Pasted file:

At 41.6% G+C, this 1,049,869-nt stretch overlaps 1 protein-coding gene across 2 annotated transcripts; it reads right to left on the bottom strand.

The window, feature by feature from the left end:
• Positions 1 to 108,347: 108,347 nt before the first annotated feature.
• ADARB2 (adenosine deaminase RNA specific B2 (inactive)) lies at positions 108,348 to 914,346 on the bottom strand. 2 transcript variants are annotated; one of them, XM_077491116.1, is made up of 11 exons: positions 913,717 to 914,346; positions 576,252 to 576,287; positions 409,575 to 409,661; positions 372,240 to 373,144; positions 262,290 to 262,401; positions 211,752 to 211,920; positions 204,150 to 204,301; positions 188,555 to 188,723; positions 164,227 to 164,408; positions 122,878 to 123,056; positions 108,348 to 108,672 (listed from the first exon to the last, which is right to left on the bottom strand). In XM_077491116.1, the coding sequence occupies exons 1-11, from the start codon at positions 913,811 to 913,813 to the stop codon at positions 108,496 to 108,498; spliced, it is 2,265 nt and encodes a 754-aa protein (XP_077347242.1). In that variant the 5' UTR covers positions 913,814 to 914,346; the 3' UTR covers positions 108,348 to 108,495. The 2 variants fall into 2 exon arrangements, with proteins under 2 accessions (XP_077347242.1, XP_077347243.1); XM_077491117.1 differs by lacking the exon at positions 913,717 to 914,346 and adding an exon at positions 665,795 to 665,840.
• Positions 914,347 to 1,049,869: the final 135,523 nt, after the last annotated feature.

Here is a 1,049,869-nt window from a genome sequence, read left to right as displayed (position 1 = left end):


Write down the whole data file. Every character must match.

At 41.6% G+C, this 1,049,869-nt stretch overlaps 1 protein-coding gene across 2 annotated transcripts; it reads right to left on the bottom strand.

The window, feature by feature from the left end:
• Positions 1 to 108,347: 108,347 nt before the first annotated feature.
• ADARB2 (adenosine deaminase RNA specific B2 (inactive)) lies at positions 108,348 to 914,346 on the bottom strand. 2 transcript variants are annotated; one of them, XM_077491116.1, is made up of 11 exons: positions 913,717 to 914,346; positions 576,252 to 576,287; positions 409,575 to 409,661; positions 372,240 to 373,144; positions 262,290 to 262,401; positions 211,752 to 211,920; positions 204,150 to 204,301; positions 188,555 to 188,723; positions 164,227 to 164,408; positions 122,878 to 123,056; positions 108,348 to 108,672 (listed from the first exon to the last, which is right to left on the bottom strand). In XM_077491116.1, the coding sequence occupies exons 1-11, from the start codon at positions 913,811 to 913,813 to the stop codon at positions 108,496 to 108,498; spliced, it is 2,265 nt and encodes a 754-aa protein (XP_077347242.1). In that variant the 5' UTR covers positions 913,814 to 914,346; the 3' UTR covers positions 108,348 to 108,495. The 2 variants fall into 2 exon arrangements, with proteins under 2 accessions (XP_077347242.1, XP_077347243.1); XM_077491117.1 differs by lacking the exon at positions 913,717 to 914,346 and adding an exon at positions 665,795 to 665,840.
• Positions 914,347 to 1,049,869: the final 135,523 nt, after the last annotated feature.

Here is a 1,049,869-nt window from a genome sequence, read left to right as displayed (position 1 = left end):